Numerous geoscientific investigations have been conducted on the southeastern Tibetan Plateau and adjacent areas for understanding crustal and mantle deformation associated with the indentation of the Indian Plate into Eurasia. A number of key issues, such as the causes of a sudden change of fast polarization orientations from N-S to almost E-W at approximately 26°N revealed by shear wave splitting (SWS) studies, and the geodynamic implications of the transition still remain enigmatic, partially due to the lack of sufficient SWS measurements on the Indochina Peninsula. Here we employ the SWS technique to systematically illuminate upper mantle anisotropy beneath the Indochina Peninsula with an unprecedented data coverage. The resulting 409 SWS measurements from 29 stations show that upper mantle anisotropy beneath the vast majority of the study area is characterized by dominantly E-W fast orientations which are nearly orthogonal to the strike of most of the major tectonic features in the study area, ruling out significant lithospheric contributions to the observed anisotropy. This observation, when combined with results from seismic tomography, numerical modeling, surface movement, and focal mechanism investigations, suggests that the observed azimuthal anisotropy is mostly the consequence of absolute plate motion or the westward rollback of the oceanic Indian slab. The flow system induced by the rollback or absolute plate motion may experience regional alteration from mantle upwelling along the eastern edge of the slab and through a previously detected slab window, leading to local variations in the observed splitting parameters.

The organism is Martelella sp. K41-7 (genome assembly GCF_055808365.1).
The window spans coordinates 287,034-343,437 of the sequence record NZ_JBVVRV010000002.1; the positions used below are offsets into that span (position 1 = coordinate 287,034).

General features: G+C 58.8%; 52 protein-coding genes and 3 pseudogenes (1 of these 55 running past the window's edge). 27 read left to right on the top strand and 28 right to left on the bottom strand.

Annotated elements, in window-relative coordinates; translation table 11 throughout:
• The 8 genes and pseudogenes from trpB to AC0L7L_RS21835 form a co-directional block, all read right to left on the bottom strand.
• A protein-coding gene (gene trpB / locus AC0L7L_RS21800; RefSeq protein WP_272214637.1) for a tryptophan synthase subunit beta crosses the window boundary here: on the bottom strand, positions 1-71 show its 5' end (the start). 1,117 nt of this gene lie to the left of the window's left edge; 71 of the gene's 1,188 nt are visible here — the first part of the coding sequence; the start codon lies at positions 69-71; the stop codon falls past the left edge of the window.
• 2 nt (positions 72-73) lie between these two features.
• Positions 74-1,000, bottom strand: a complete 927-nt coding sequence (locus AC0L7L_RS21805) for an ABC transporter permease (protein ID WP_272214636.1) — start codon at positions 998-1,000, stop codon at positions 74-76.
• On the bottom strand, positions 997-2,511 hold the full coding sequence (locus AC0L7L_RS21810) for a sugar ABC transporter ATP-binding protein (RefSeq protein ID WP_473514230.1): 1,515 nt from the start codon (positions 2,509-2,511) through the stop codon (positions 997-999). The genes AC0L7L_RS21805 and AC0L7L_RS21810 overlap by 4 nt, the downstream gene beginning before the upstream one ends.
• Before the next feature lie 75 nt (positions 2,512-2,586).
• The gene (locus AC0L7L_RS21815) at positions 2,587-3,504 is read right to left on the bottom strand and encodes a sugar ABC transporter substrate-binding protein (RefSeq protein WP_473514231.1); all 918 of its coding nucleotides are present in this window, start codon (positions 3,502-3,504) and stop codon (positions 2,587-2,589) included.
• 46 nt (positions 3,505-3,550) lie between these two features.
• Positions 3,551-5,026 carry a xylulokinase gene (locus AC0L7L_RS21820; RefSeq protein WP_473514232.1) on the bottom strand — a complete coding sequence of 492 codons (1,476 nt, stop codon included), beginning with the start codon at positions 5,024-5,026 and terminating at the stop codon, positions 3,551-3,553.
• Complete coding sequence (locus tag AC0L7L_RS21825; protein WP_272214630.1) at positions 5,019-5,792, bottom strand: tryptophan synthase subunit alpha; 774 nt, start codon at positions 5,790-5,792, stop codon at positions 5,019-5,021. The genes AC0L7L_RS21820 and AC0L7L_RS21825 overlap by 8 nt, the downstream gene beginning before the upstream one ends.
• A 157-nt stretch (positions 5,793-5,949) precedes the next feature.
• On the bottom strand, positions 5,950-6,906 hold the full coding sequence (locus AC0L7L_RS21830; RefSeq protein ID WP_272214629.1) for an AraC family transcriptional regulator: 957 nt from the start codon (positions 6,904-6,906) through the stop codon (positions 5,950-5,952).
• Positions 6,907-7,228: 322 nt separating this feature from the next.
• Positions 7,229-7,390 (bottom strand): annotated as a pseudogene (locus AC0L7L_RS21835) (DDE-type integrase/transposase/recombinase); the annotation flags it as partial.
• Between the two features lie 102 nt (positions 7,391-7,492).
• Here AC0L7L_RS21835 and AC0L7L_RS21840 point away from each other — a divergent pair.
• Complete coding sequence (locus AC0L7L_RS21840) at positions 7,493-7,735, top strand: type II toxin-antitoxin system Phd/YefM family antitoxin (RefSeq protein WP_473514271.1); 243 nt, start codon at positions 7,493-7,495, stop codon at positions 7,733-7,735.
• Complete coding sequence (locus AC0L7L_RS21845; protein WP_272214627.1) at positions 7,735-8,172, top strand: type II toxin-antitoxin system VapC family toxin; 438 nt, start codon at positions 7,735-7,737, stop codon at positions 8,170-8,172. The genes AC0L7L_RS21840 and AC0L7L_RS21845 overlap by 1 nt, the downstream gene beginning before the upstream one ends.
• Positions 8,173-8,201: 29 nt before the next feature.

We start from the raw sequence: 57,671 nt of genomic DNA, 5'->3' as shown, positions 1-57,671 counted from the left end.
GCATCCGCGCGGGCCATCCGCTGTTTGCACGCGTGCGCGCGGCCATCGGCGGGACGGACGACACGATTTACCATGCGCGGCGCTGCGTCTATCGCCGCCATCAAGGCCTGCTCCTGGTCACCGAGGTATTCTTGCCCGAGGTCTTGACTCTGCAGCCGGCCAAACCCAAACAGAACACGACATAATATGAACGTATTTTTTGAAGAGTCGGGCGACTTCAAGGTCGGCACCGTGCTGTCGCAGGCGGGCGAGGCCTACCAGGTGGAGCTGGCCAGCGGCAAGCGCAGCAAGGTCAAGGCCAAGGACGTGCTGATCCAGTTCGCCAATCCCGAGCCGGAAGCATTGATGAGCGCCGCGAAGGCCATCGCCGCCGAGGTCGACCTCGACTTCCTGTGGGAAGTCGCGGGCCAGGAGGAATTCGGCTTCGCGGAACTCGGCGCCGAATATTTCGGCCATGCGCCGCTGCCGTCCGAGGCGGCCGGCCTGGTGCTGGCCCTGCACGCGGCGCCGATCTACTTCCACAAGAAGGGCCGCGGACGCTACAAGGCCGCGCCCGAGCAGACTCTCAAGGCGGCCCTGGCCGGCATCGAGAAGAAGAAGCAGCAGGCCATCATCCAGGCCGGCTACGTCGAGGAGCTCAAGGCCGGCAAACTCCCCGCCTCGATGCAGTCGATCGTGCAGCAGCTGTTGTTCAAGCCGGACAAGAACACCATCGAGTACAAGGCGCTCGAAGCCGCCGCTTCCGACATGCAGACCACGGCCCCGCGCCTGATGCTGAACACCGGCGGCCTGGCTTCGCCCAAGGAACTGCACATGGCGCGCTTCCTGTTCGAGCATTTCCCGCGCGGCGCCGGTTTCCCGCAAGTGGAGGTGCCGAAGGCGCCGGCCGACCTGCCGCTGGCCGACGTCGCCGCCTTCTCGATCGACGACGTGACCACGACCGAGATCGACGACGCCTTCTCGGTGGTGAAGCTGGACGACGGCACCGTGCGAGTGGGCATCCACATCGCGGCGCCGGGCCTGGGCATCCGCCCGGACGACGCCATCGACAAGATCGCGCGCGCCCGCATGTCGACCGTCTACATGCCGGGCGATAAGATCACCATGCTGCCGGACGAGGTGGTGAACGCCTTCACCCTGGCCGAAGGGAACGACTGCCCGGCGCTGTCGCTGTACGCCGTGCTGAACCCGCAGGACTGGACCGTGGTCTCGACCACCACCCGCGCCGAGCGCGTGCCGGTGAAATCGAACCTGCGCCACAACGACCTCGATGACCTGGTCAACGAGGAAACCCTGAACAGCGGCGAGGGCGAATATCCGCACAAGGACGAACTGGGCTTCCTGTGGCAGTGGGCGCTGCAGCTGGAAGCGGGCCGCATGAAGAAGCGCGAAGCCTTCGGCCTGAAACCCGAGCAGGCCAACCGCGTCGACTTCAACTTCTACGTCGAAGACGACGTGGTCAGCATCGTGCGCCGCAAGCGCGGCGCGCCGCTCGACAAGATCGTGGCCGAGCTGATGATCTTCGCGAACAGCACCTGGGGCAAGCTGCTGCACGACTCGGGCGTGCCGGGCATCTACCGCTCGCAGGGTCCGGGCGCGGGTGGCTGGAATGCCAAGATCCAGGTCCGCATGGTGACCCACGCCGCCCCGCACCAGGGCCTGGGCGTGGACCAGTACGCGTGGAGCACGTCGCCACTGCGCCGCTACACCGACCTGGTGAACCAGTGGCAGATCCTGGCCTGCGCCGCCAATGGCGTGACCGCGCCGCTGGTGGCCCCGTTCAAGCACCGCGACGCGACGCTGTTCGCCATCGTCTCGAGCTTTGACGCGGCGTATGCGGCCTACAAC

- Indochina Peninsula,
- Mantle flow,
- Shear wave splitting,
- Slab rollback,
Available at: http://works.bepress.com/kelly-liu/124/